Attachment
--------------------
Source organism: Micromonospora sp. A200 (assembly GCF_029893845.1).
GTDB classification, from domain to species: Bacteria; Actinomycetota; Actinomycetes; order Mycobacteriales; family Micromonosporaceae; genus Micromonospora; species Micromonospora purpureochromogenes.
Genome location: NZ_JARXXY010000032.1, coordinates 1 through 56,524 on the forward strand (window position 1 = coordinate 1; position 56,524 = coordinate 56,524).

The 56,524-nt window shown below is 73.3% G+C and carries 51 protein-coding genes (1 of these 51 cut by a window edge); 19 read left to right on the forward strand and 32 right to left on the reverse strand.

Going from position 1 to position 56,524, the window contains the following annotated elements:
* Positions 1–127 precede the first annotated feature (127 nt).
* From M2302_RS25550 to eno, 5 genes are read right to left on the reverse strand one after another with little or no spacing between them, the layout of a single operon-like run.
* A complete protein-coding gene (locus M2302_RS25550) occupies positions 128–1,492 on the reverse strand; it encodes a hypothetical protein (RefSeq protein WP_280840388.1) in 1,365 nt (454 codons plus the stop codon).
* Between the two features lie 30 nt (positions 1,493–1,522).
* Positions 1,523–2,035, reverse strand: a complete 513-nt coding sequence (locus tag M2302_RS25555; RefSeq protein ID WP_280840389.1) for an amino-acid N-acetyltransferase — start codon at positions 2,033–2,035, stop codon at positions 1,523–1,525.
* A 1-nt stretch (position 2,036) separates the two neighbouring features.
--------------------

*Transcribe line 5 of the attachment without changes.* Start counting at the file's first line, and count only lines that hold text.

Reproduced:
Going from position 1 to position 56,524, the window contains the following annotated elements: